If the property is movable, for example, a vehicle under a lease, the lessee must keep its usage within certain mileage limits. The lessee has to pay extra fees if the mileage usage of the property (vehicle) exceeds the limits, as mentioned in the lease agreement. Any permanent or temporary damage to the vehicle may cause penalties to the lessee as per the lease agreement. However, the lessee has the right to service the vehicle from time to time and transfer the vehicle in its name at the end of the lease period.
#2 – Immovable Properties
A lessee for a commercial or residential property is imposed with other types of restrictions based on the usage of such immovable properties.
- A tenant cannot damage the property, or he has to bear the cost to damage.
- Lessee is not allowed to perform any illegal activities in the premise owned by the lessor.
- A tenant cannot sublet premises under lease or a part of it without lessor’s permission.
- A lessor has the right to obtain the possession of the property in case he needs to carry out repairs, alterations, or additions to the property, which can only be carried in a vacated property. However, after the repairs, the tenant can repossess the property.
#3 – Commercial Properties
However, with the permission of lessor, he can remodel the occupied property according to their business requirement. It can include repainting of walls, installing furniture and fixtures, installing machinery or plants, installing equipment that will be used during the course of business, or adding signage associated with the company’s brand.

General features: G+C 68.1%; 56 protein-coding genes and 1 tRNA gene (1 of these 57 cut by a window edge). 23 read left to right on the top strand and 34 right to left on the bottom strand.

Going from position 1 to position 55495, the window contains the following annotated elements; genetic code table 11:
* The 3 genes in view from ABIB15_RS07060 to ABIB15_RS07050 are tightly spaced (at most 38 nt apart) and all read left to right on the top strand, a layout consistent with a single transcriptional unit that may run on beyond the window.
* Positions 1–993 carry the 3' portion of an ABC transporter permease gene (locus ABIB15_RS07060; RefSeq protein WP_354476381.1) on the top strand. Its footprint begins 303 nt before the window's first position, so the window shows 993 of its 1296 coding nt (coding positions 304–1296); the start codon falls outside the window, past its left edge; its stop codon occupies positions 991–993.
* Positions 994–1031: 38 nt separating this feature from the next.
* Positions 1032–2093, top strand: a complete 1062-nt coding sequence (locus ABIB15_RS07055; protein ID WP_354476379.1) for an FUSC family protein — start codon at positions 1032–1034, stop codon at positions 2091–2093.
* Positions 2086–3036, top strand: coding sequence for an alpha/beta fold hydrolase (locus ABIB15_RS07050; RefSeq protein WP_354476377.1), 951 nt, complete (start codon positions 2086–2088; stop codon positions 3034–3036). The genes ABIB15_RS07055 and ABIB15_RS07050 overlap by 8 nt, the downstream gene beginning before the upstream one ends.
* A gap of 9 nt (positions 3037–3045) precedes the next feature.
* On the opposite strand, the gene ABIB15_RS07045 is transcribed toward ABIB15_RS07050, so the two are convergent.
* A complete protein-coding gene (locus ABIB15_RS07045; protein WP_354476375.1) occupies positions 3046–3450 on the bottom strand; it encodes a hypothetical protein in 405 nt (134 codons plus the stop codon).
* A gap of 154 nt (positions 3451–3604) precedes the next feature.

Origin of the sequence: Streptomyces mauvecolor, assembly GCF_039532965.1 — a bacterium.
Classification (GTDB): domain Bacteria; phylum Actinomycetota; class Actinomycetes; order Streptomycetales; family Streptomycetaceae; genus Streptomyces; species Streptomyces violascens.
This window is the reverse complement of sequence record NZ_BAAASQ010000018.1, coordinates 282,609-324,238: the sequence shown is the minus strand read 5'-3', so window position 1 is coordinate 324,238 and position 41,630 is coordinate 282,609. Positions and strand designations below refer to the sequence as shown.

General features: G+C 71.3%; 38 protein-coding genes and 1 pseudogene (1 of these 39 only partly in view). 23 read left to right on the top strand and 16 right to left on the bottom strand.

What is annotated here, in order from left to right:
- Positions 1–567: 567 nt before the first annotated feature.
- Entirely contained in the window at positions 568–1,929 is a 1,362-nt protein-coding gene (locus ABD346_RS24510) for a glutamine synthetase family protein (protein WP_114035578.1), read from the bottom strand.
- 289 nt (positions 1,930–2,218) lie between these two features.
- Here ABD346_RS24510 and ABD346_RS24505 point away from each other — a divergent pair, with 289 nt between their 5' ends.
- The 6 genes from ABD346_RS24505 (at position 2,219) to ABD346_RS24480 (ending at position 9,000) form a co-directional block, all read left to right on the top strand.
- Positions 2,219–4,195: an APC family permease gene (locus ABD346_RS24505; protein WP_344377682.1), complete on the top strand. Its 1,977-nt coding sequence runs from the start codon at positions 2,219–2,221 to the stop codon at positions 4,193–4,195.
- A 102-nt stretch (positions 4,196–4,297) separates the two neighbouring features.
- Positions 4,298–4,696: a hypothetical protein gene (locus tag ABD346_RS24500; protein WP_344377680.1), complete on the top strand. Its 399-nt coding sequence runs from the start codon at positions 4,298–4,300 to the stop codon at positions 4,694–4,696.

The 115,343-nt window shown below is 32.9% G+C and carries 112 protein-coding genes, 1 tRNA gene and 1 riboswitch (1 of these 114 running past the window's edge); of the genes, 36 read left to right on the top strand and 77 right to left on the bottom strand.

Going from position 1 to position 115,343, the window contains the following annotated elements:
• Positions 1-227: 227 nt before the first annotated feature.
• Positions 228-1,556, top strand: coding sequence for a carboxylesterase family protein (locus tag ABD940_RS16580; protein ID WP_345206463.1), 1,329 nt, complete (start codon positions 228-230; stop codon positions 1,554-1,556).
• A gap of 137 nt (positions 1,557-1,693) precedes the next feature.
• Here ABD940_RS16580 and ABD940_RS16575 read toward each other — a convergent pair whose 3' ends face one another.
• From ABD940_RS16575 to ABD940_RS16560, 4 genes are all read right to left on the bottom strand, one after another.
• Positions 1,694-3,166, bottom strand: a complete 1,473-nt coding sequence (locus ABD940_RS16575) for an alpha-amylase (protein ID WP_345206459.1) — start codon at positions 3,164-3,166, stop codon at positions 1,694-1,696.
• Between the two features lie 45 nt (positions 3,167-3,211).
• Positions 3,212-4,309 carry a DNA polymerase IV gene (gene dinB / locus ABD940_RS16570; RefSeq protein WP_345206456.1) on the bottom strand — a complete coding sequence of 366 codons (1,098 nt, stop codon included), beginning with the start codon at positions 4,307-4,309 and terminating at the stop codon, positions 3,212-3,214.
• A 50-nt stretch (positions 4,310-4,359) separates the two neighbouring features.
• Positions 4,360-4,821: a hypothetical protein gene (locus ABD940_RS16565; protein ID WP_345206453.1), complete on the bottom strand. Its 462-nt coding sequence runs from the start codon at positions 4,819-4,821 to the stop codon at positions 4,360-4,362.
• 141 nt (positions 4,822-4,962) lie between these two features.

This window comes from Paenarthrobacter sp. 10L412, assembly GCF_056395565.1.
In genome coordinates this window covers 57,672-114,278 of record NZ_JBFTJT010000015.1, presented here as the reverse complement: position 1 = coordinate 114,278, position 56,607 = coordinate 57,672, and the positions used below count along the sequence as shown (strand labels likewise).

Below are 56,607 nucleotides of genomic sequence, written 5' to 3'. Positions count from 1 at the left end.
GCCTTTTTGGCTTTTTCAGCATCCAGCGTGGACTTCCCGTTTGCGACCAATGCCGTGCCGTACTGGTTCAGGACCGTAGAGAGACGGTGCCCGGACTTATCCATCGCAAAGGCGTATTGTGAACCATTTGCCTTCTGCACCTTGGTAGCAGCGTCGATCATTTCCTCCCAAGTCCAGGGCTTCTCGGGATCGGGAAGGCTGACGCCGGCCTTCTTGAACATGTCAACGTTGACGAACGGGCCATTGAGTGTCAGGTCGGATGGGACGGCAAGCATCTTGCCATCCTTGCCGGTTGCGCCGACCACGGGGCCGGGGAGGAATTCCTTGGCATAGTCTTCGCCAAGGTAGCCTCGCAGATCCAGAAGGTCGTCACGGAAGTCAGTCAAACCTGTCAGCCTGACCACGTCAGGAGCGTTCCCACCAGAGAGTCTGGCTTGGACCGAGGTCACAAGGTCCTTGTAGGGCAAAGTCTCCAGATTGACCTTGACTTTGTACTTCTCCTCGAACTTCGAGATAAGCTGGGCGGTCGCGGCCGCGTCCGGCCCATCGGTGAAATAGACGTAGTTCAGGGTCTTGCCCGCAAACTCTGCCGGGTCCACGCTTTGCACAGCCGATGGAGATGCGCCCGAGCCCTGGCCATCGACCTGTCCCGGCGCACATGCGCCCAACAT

#4 – Residential Properties
The lessee at residential properties is not usually allowed to make any permanent modification to the property like repainting of the property. Also, they might not be allowed to add any permanent decorations that can damage the property. However, tenant enjoys the right to privacy as a residential tenant, along with other basic requirements such as water, electricity, heat, etc.
A lessee is a party or a person that pays a consideration against using an asset or a property that is owned by the lessor. By signing a lease agreement, he saves a large sum of money to be invested in business activities.
This article has been a guide to who is a Lessee and its meaning. Here we discuss what role does lessee have in a lease agreement with the help of an example, advantages, disadvantages, and limitations. You can learn more from the following articles –